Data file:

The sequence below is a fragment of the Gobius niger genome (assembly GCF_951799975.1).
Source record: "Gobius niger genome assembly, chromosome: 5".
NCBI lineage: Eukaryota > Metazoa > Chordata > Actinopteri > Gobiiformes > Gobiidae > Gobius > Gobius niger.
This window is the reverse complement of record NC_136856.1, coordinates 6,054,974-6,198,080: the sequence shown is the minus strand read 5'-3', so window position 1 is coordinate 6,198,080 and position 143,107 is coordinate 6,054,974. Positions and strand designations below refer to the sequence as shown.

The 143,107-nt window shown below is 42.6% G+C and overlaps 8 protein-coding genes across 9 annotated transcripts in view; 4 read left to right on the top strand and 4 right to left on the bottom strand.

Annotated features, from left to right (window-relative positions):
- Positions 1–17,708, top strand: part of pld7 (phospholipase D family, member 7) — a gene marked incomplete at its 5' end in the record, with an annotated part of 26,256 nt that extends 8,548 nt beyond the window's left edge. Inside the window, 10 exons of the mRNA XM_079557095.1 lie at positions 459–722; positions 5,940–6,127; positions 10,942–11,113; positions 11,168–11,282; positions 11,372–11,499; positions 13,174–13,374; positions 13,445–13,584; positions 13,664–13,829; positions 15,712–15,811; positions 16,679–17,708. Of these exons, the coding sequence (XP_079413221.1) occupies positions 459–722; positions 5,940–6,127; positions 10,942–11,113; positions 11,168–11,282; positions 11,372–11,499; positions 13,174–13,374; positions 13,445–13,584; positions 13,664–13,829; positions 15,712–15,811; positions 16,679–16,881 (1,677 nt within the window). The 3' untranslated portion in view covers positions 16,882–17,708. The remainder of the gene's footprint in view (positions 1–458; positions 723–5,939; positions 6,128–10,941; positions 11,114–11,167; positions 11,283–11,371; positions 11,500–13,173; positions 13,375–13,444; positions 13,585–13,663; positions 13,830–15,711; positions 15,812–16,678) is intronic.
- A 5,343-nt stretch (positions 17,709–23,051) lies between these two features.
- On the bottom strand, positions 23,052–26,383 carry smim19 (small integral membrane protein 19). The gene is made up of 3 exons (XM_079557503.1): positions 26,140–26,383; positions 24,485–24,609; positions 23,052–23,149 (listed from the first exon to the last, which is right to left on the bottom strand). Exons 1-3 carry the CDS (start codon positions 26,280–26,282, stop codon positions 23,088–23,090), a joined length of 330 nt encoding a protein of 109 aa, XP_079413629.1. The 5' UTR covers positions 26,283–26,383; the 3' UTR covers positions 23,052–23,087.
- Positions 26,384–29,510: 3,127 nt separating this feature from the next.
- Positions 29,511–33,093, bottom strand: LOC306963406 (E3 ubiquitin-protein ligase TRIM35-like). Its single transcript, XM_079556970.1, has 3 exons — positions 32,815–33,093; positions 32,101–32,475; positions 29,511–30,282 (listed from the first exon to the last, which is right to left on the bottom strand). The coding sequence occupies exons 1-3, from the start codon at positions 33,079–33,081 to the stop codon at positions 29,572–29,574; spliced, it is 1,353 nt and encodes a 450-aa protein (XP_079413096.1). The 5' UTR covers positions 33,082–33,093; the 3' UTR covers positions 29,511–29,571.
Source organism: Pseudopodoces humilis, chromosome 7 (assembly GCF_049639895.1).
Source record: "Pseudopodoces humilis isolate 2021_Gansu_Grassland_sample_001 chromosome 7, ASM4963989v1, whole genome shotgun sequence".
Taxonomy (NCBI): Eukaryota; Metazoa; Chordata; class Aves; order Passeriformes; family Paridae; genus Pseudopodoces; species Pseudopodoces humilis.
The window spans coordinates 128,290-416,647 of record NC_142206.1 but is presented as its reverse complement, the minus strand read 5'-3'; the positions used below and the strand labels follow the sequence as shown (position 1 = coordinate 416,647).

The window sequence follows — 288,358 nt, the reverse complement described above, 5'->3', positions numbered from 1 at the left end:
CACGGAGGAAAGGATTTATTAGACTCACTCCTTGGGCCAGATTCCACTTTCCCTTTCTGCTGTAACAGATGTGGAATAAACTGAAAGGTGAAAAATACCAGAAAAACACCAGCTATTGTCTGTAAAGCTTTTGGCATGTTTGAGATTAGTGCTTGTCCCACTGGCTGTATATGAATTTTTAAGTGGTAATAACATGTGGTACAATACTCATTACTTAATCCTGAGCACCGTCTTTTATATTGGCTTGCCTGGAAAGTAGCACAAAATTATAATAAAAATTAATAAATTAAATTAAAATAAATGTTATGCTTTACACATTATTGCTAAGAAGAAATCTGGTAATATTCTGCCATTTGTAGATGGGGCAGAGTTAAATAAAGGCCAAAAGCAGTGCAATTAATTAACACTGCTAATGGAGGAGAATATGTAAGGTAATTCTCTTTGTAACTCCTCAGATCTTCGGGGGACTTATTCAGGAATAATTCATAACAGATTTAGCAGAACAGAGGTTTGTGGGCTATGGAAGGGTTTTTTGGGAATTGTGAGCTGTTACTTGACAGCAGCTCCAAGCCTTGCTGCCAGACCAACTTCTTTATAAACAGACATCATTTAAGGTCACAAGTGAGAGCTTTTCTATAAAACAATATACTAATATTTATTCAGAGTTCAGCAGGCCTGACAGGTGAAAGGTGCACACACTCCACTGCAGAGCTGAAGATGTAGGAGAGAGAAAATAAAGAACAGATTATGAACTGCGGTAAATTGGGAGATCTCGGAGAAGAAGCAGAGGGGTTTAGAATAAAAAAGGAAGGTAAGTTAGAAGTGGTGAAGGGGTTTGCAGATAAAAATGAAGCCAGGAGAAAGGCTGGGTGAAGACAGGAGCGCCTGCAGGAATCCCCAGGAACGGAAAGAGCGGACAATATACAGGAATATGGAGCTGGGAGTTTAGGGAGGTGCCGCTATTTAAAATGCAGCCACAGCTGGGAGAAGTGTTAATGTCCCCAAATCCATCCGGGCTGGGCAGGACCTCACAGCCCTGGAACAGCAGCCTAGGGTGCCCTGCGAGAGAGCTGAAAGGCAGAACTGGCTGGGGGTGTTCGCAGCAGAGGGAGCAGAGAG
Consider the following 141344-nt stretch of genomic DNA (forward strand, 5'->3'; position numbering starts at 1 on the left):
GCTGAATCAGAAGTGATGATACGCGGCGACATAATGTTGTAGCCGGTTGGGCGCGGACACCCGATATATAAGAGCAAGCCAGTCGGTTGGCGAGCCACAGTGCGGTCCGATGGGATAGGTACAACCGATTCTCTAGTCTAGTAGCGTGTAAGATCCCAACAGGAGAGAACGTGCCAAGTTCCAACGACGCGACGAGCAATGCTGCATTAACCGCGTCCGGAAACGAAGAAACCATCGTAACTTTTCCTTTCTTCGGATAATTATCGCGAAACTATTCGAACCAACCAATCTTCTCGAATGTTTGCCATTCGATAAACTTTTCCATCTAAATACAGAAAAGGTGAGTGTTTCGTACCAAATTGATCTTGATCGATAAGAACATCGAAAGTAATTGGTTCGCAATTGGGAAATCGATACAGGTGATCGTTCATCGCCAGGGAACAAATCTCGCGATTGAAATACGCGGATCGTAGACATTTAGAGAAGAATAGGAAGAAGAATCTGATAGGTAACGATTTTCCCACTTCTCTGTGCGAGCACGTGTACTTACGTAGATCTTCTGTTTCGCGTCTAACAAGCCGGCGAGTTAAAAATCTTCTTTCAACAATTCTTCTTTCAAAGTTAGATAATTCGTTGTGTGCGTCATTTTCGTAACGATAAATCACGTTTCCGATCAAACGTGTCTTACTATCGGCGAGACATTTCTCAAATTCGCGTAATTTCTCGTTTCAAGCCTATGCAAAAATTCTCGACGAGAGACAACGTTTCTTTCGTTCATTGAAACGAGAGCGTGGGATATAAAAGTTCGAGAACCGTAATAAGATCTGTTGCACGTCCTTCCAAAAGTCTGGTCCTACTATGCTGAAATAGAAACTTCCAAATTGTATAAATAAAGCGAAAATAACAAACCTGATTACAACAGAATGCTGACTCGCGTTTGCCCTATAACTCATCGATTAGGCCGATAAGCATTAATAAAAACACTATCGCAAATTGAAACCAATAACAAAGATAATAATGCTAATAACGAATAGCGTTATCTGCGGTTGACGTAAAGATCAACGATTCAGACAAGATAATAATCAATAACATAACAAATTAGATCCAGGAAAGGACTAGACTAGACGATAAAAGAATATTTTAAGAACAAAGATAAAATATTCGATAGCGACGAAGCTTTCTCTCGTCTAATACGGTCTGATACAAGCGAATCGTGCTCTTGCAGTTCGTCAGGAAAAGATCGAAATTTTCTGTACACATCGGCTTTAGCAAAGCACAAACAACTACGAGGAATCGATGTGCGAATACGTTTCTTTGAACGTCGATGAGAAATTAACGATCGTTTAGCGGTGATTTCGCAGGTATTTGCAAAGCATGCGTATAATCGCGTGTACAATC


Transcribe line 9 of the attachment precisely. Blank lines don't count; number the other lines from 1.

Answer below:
- On the bottom strand, positions 23,052–26,383 carry smim19 (small integral membrane protein 19). The gene is made up of 3 exons (XM_079557503.1): positions 26,140–26,383; positions 24,485–24,609; positions 23,052–23,149 (listed from the first exon to the last, which is right to left on the bottom strand). Exons 1-3 carry the CDS (start codon positions 26,280–26,282, stop codon positions 23,088–23,090), a joined length of 330 nt encoding a protein of 109 aa, XP_079413629.1. The 5' UTR covers positions 26,283–26,383; the 3' UTR covers positions 23,052–23,087.